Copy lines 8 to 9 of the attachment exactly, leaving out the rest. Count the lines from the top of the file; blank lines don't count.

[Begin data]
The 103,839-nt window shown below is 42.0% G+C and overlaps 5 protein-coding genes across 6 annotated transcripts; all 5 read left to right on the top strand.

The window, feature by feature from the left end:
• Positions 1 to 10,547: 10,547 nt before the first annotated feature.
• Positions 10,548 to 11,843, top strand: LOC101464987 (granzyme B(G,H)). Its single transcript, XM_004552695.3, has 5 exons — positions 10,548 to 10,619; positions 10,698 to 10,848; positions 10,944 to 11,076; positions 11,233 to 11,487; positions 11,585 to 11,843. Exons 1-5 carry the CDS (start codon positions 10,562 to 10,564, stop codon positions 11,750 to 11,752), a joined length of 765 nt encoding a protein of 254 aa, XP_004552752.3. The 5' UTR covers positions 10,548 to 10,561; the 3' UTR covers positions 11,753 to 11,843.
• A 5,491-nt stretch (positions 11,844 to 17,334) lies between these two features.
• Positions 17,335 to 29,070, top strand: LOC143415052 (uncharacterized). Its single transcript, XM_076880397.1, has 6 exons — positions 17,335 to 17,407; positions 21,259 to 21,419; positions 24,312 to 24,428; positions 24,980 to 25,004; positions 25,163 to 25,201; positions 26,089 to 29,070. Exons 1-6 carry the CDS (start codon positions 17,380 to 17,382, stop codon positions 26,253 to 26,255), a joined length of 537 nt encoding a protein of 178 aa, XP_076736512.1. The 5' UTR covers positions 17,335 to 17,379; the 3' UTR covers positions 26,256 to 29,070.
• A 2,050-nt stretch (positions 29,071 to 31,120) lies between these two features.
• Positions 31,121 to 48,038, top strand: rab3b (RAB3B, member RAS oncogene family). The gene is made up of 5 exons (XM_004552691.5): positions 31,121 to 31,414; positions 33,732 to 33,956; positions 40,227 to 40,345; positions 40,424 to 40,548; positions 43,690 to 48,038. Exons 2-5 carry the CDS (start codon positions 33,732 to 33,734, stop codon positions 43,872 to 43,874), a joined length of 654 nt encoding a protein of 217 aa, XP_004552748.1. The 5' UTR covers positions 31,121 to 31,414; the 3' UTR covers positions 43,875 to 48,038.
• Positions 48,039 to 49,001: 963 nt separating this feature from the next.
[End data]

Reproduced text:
• Positions 31,121 to 48,038, top strand: rab3b (RAB3B, member RAS oncogene family). The gene is made up of 5 exons (XM_004552691.5): positions 31,121 to 31,414; positions 33,732 to 33,956; positions 40,227 to 40,345; positions 40,424 to 40,548; positions 43,690 to 48,038. Exons 2-5 carry the CDS (start codon positions 33,732 to 33,734, stop codon positions 43,872 to 43,874), a joined length of 654 nt encoding a protein of 217 aa, XP_004552748.1. The 5' UTR covers positions 31,121 to 31,414; the 3' UTR covers positions 43,875 to 48,038.
• Positions 48,039 to 49,001: 963 nt separating this feature from the next.